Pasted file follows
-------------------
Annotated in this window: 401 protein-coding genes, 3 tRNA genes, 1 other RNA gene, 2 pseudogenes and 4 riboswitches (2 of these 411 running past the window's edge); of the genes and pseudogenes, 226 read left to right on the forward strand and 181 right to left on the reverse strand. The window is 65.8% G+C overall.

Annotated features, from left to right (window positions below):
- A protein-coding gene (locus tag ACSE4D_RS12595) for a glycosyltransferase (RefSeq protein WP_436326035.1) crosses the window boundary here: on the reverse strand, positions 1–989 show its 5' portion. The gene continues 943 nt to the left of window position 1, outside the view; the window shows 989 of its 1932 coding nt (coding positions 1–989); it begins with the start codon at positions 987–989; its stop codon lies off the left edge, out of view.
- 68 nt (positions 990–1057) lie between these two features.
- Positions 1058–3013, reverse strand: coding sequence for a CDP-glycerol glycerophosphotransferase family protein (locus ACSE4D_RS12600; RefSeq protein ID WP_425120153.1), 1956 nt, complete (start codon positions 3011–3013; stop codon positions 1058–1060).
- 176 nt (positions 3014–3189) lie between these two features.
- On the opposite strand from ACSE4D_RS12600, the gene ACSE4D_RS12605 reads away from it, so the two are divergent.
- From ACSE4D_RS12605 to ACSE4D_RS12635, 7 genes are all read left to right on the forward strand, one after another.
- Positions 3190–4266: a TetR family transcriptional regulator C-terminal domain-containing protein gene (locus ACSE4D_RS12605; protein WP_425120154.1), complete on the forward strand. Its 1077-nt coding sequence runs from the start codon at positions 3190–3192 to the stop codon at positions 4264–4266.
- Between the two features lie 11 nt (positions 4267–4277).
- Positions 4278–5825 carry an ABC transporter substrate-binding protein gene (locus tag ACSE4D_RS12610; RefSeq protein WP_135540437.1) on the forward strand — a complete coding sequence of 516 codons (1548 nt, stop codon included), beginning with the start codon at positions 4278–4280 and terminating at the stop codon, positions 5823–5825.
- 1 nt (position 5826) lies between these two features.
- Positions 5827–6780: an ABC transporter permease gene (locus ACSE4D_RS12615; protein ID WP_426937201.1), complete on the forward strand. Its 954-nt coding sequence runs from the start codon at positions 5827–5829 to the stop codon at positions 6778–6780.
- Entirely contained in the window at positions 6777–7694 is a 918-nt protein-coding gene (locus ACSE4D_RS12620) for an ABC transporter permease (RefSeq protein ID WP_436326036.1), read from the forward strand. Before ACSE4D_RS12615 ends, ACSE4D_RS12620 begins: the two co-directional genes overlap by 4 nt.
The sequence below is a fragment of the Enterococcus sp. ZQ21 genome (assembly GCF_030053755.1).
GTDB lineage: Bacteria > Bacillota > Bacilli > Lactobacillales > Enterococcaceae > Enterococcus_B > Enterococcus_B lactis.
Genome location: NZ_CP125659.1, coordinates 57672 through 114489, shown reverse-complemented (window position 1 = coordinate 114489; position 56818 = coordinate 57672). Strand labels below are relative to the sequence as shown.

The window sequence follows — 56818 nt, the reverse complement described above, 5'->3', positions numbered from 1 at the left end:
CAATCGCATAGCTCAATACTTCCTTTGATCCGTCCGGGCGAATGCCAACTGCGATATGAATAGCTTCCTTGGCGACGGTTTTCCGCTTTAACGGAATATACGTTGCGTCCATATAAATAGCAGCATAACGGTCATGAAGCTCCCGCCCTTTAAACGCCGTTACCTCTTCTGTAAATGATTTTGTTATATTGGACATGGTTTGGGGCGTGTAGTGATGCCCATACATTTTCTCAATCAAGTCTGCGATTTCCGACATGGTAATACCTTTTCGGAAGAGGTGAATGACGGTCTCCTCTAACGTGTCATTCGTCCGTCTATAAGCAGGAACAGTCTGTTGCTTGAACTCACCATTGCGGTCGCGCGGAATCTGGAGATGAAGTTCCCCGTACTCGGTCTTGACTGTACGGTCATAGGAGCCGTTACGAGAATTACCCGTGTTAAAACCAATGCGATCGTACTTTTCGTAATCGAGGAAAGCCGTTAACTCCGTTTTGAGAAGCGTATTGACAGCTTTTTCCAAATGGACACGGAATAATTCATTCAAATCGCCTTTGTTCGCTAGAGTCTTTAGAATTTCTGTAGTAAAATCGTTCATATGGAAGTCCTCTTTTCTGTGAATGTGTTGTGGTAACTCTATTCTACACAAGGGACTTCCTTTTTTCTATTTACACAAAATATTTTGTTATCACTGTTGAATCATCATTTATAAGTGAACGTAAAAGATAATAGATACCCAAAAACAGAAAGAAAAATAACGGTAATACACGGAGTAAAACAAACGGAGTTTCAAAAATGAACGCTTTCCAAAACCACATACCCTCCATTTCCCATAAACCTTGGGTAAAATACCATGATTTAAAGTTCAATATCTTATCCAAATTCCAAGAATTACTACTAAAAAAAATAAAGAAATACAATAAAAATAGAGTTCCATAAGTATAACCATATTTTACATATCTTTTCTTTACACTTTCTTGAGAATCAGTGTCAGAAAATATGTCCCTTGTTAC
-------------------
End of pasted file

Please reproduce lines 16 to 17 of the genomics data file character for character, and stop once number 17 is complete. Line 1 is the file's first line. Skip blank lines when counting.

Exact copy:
GTDB lineage: Bacteria > Bacillota > Bacilli > Lactobacillales > Enterococcaceae > Enterococcus_B > Enterococcus_B lactis.
Genome location: NZ_CP125659.1, coordinates 57672 through 114489, shown reverse-complemented (window position 1 = coordinate 114489; position 56818 = coordinate 57672). Strand labels below are relative to the sequence as shown.